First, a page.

Since Jesus Christ is the same yesterday and today and forever, we do not need to fear anything.  Every Christian can live confidently, no matter what threats you face from anyone or anything.  Jesus Christ alleviates our fears so that we can live our faith.  We seek the good of our fellow man without fearing what it will cost us.  We seek the glory of God by confessing his word and living according to it without worrying what other people will think of us.  So we can confidently say, “The Lord is my helper; I will not fear; what can man do to me?” (Hebrews 13:6)  If we lose our goods, our freedom, our friends, or our reputation, or even our life, we need not fear.  These things are only temporary anyway.  And if we should have to suffer for the sake of Jesus, then let us live as the body of Christ and tend to each other in our griefs and needs.  After all, if we are willing to show hospitality to strangers, then surely we will care for each other.
     Jesus Christ is forever the same.  That stands firm.  His kingdom and his mercy endure, no matter what we endure.  And from what we read in Hebrews, it seems that they had to endure a lot!  Consider this word of instruction: “Remember your leaders, those who spoke to you the word of God.  Consider the outcome of their way of life, and imitate their faith.” (Hebrews 13:7)  Since he uses the word, “Remember,” it seems likely that this congregation had lost some of its pastors.  Perhaps they were imprisoned, or exiled, or even martyred.  I don't know.  These Christians were told to “consider the outcome of their way of life.” (Hebrews 13:7)  They were not told: “These men believed in Jesus and preached him.  See how good things were for them?”  If they suffered and died, things were not good.  The Christians were told to consider the outcome of their way of life.  Even if they were killed, they were not lost.  Jesus Christ remained their Savior even in the worst of suffering.  Consider that and imitate it, remembering our Lord's promise: “Be faithful, even to the point of death, and I will give you the crown of life.” (Revelation 2:10)  No matter what man did to them, they could not rob them from Jesus Christ, and they could not rob them of Christ's salvation.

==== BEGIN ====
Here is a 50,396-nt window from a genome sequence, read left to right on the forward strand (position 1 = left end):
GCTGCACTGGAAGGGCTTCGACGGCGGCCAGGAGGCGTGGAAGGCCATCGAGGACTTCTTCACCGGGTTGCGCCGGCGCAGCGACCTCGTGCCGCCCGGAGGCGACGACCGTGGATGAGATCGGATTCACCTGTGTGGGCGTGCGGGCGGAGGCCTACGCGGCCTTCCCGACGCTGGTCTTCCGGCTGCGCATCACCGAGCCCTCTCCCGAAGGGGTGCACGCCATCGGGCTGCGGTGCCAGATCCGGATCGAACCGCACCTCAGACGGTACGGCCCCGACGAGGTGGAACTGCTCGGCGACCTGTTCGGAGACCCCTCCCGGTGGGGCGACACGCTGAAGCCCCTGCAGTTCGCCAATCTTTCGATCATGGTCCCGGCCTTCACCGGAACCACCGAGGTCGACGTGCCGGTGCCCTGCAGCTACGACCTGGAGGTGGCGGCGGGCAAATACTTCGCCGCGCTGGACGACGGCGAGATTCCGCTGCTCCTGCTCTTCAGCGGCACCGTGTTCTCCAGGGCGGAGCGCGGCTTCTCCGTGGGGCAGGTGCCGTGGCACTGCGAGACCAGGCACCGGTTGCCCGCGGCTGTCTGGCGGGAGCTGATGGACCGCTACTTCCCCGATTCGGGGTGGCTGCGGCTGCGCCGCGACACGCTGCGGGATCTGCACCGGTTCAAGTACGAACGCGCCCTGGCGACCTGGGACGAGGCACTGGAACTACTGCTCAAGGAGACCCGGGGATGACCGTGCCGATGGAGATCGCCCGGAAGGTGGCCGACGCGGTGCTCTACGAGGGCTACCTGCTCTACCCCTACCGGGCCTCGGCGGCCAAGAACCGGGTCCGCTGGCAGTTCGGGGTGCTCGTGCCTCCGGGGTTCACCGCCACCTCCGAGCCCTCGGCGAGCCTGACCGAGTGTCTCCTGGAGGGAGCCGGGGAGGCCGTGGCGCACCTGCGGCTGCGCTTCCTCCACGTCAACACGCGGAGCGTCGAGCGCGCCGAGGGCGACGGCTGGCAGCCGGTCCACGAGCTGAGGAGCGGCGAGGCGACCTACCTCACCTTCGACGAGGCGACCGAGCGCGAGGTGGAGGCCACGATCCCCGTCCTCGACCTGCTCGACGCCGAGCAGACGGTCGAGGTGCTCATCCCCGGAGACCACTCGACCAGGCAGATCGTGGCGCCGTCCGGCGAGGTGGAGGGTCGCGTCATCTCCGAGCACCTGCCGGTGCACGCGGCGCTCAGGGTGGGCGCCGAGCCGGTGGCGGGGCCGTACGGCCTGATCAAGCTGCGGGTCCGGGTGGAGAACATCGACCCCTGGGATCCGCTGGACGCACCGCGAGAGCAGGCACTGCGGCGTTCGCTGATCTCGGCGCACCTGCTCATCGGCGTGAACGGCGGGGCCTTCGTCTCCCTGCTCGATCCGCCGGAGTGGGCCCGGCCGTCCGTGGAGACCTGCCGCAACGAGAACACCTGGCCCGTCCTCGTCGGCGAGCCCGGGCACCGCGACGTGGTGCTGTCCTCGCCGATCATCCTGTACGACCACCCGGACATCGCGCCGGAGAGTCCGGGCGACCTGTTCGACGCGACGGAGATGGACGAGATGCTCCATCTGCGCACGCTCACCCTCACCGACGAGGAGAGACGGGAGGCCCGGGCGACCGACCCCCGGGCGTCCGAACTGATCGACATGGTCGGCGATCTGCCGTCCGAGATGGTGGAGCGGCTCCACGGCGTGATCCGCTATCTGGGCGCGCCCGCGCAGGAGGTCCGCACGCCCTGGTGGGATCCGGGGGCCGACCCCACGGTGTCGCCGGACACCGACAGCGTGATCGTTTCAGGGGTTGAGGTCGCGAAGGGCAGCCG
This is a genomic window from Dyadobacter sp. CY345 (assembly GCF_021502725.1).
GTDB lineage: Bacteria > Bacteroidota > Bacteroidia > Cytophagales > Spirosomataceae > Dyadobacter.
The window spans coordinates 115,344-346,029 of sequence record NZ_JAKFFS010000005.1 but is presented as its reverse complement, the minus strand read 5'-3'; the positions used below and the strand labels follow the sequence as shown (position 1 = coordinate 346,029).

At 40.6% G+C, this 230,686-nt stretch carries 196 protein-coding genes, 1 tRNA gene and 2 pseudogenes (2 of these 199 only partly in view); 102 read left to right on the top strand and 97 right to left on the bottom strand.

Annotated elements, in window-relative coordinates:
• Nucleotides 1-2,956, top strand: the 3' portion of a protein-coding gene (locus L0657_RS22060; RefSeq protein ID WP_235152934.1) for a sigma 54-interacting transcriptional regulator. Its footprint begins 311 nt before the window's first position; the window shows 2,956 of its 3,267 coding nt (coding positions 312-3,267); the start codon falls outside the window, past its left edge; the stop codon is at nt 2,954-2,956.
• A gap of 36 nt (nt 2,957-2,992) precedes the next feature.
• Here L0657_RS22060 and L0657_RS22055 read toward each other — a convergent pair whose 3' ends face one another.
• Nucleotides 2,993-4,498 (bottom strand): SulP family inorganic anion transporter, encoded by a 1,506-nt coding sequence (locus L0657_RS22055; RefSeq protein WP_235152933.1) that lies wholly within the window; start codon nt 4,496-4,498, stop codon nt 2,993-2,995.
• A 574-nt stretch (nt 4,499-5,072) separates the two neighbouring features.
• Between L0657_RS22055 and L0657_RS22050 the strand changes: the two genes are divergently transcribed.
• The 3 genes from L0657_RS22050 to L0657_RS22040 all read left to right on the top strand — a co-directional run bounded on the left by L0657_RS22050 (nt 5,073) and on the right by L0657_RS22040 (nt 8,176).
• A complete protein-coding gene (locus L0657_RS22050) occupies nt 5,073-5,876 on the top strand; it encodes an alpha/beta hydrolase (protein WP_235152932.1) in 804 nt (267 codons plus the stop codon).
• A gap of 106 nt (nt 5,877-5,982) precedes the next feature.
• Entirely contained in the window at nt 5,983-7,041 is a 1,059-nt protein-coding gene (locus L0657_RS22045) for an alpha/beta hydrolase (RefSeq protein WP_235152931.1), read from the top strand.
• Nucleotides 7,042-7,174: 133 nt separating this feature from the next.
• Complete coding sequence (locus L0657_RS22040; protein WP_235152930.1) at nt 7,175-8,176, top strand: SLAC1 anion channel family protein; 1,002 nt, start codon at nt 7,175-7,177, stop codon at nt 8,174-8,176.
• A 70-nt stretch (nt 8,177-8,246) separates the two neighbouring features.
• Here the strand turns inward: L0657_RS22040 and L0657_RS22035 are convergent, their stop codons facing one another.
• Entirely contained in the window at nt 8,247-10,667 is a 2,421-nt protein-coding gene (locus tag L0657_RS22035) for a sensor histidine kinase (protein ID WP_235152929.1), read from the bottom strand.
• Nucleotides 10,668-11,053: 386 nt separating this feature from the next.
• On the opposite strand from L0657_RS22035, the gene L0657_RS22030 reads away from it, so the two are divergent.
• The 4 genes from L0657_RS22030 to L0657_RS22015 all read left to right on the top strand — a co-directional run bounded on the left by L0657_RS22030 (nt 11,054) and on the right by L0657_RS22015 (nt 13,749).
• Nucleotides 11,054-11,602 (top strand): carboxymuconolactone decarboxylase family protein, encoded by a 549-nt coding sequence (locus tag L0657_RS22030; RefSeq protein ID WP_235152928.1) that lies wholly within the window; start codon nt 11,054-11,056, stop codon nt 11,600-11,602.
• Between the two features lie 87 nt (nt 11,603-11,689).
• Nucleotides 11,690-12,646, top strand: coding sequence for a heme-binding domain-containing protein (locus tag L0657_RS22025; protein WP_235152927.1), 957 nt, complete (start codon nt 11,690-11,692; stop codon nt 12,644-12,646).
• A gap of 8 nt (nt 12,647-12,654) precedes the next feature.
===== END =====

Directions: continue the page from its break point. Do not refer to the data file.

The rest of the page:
So, do not fear.  Jesus Christ is forever the same.  His word stands.  His kingdom endures.  He has said,“I will never leave you nor forsake you.” (Hebrews 13:5)  He does not forget his redeemed, and he does not back off on his promises.  Therefore, be faithful.  Jesus Christ is forever the same.  He is forever your Savior.

In the name of the Father and of the Son + and of the Holy Spirit.  Amen. 

Saturday, August 27, 2016

MLS Footballl -- It begins! vs. Almont (Aug 24 & 25, 2016)

The first games of the season were Wednesday (Aug. 24) and Thursday (Aug. 25) against Almont.

The MLS JV Cardinals played host to the Raiders.  The JV Cardinals were playing quite a few Freshmen for their first game.  They will need to work on their game a bit as it happens every year.  Whenever MLS started to move the ball a bit, they turned it over and gave Almont pretty decent field position.  Almont's game plan seemed to be to grind out a few yards at a time and consume a whole lot of clock in the process.  At one point, Almont consumed about 7 minutes of clock and had just passed mid-field.

Philip got more playing time than he thought he would, playing mostly defensive tackle.  The coach gave him credit for forcing a fumble in the 2nd half.  Sweet!

Still, the JV came up on the wrong end of a 29-0 final.  Keep working, boys.  Most schools from here on out will be smaller.

The varsity had somewhat of an uphill battle from the get-go this year, as almost the entire offense from last year had graduated.  Adversity showed up early as the starting QB, Cade Kestner, broke his arm before the 1st quarter was even over.  Last year's JV QB, Adam Arrowsmith, took over and did a fine job.

Although MLS could have groaned and moped, assuming the whole season was shot about 10 minutes into it, they did not roll over.  They answered Almont's first two scores, seeing a 14-14 score into the 2nd quarter.  Unfortunately, a turnover late in the first half gave Almont a really short field and a quick score.  It was 21-14 at halftime.